Why don't chip amps use emitter resistors?

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The reason I didn't post in "chip amps" is because I'm wondering how to build a descrete circuit to work just like a chip amp, for simplicity and also to learn something.

To keep it simple, I'm comparing a descrete single-pair output stage with a chip amp and am curious if a descrete circuit can be designed and work just like a chip amp.

Chip amps maintain bias current pretty well without emitter resistors, are fairly stable, and can run a wide range of voltages. Although high powered chips seem to run hotter than equivalent descrete designs of the same wattage.

Descrete amps rely on the voltage drop of the emitter resistors for bias stability, and most descretes seem more picky about supply voltage and bias fluctuations. However, descretes are way more rugged and can handle higher powers.

About 2 yrs ago, I tried to make a large descrete with no emitter resistors, it played fine in Class B but as soon as bias was added it went into severe oscillations, and HIGH current draw, until emitter resistors were added, then everything worked fine.

What's your input on this? Is it possible to have a reliable descrete output with no emitter resistors?
speculation - since the output transistors are on a common substrate with the bias control and therefore thermally coupled much more closely than possible with discrete packages on a common heatsink?

Are the bias circuits more complex, taking advantage of the complexity possible with integration?

I'm interested to hear from someone who knows.
The one and only
Joined 2001
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leadbelly said:
1) There are discrete designs with no emitter resistors, look at the JLH amp for example.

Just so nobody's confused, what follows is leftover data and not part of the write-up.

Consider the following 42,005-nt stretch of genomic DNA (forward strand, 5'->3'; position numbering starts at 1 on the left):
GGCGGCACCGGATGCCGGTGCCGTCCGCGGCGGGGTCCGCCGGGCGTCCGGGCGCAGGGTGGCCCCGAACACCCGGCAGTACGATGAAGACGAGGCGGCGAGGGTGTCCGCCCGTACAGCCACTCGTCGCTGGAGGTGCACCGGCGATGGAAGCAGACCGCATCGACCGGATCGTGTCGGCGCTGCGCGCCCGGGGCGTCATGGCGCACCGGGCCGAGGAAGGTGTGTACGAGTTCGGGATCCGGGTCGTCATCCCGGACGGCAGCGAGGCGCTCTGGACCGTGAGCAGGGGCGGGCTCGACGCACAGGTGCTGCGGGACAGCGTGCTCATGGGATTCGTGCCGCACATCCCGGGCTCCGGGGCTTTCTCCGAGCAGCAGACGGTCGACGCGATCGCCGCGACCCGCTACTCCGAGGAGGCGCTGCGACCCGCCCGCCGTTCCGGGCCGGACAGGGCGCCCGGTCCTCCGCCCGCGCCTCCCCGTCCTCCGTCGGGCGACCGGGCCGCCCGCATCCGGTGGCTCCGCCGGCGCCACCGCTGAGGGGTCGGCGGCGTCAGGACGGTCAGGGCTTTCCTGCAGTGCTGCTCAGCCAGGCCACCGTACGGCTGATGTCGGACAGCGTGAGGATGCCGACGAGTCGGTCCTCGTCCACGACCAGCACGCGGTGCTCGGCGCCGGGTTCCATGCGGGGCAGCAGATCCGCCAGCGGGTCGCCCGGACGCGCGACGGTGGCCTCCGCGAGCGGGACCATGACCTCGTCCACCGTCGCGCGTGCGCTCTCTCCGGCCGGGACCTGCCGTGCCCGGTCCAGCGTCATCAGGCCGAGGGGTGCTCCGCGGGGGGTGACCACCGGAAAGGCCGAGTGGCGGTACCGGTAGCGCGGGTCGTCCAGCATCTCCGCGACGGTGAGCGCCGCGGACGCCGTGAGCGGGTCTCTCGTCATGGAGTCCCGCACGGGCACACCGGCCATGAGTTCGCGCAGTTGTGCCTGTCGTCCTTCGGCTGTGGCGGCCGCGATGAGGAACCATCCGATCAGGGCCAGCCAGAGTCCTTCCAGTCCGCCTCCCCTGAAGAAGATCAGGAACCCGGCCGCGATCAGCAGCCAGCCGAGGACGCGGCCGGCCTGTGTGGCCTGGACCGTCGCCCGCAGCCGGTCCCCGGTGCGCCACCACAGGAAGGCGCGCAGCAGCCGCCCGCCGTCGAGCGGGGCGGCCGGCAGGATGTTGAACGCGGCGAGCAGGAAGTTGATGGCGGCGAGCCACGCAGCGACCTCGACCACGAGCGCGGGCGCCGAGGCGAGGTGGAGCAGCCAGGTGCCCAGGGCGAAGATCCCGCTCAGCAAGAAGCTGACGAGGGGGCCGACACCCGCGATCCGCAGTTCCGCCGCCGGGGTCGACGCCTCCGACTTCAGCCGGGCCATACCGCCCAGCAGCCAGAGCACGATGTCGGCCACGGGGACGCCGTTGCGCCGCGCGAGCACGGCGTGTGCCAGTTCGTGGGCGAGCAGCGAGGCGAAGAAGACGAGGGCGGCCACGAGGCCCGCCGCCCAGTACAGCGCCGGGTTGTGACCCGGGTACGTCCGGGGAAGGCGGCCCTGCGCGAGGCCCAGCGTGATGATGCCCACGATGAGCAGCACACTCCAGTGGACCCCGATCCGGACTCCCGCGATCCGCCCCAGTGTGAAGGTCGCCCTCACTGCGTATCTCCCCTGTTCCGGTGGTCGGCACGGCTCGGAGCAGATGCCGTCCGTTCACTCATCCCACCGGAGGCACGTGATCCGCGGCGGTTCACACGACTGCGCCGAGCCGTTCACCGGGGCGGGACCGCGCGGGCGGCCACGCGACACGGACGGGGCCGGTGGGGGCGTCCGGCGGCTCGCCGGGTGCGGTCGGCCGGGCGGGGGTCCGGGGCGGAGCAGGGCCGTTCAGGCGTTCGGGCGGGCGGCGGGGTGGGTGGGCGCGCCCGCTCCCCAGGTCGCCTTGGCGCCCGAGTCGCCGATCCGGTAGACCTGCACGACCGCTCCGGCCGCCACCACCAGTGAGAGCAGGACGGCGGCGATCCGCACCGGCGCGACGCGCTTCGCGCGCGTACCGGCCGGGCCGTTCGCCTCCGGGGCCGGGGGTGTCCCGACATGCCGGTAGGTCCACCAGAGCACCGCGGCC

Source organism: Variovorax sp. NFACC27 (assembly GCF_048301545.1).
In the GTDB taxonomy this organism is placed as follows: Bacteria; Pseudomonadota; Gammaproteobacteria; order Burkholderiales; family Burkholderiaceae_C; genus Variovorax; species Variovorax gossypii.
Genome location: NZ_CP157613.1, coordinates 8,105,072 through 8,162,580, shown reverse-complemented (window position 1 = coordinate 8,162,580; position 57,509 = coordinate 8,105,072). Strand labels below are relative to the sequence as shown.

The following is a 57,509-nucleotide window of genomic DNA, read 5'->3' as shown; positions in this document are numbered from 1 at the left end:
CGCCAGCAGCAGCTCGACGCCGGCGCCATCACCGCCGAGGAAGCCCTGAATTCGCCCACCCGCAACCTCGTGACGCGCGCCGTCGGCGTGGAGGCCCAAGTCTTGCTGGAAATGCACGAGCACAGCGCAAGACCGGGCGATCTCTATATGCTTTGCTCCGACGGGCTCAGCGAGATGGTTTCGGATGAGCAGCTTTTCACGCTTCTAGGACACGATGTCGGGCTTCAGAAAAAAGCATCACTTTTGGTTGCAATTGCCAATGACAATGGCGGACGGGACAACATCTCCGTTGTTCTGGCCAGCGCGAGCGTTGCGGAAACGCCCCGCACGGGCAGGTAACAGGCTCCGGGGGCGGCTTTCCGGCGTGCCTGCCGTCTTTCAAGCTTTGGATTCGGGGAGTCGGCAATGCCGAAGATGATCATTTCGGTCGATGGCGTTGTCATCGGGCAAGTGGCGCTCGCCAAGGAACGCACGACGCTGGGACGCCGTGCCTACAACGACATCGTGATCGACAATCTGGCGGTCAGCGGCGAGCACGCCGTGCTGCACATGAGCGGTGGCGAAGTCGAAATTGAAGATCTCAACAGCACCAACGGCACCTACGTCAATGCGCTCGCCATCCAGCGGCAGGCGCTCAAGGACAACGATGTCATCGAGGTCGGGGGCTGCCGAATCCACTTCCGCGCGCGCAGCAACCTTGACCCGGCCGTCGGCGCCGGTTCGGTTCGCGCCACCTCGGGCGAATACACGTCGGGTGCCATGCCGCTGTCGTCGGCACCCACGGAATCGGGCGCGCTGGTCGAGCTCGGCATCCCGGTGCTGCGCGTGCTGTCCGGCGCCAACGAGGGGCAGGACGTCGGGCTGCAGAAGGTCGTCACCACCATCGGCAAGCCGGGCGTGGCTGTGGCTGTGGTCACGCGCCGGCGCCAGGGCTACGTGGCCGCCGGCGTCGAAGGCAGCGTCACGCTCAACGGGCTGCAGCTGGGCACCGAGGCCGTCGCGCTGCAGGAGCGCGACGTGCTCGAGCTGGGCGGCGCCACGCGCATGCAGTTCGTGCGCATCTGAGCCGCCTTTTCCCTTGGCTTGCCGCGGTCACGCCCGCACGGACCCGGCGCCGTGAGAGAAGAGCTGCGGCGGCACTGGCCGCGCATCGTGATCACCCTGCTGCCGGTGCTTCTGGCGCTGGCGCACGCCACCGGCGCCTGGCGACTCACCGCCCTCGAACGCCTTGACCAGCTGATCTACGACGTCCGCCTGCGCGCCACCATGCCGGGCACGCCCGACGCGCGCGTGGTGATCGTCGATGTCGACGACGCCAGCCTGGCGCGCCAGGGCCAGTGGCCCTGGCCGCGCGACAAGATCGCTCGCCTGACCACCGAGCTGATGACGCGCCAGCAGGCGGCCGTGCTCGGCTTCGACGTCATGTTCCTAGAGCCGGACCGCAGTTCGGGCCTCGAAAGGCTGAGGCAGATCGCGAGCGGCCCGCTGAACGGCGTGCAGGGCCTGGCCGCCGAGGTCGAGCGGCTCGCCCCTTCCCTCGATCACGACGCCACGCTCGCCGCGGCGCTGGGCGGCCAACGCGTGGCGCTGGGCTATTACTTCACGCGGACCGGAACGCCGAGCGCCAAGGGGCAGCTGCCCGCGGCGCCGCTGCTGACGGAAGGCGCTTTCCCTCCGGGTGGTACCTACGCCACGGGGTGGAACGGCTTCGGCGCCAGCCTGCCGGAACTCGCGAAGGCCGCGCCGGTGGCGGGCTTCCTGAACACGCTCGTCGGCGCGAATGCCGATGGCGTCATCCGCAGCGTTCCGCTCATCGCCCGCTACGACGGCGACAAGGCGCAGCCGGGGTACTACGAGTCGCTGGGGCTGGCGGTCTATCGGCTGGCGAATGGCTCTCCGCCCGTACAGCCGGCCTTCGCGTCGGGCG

This is true. You will notice that later versions did use emitter/
source resistors.

What is interesting is that the topology's driver/splitter transistor
offers a compensating element. More current through it means
less drive for the positive output, and the feedback loop adjusts
the offset, also adjusting the bias.

Having said that, note that the Dartzeel amplifier also has no
emitter resistors.
It's easy to build an amp that doesn't use emitter resistors...all you have to do is match the everlivin' daylights out of the output devices. That way you don't have current hogging and all those other unpleasant things. Assuming that you've got good control of your manufacturing process, you can make chip transistors that match fairly well. Hand matching to equivalent levels can be done--it's just time consuming.
In the real world, you can match the devices to a somewhat lesser degree and use smaller value emitter resistors.



Joined 2005
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mightydub said:

And they weren't very thermally stable. A while back I repaired an NAD receiver with essentially the same amplifier stage that had blown its outputs and drivers. I had to add emitter resistors to get it stable.

I'm sure you replaced with "new" parts that may have slight different characteristics compared to the original ones, the design sure is sensitive.
Tube_Dude said:

I agree with you! I have worked in many NAD 3020 and they are all thermally stable.

we've wandered off topic a bit, but the explanation provided (in another thread from a long time ago) to me was that the original 2955/3055 transistors had essentially a "built in" emitter resistor due to the manufacturing process. Newer parts with a different process apparently don't have that, thus the problem.

Thinking about the original topic a bit more, I suspect that one reason for chip amps not having emitter resistors is power dissipation.
Conrad Hoffman said:
You don't seriously think you know what's really inside those chip amps, or any other IC, do you? Sure, sometimes they give you an equivalent schematic, but not all the tricks are shown.

You do make a good point.

I do notice that when the schematics are shown, they usually don't list ALL the component values. Stuff like zeners or other component of current sources inside the IC.

Also, has anyone here tried to make an MOS output or CFP amp that can clip near the rails like a 12V car radio IC can?
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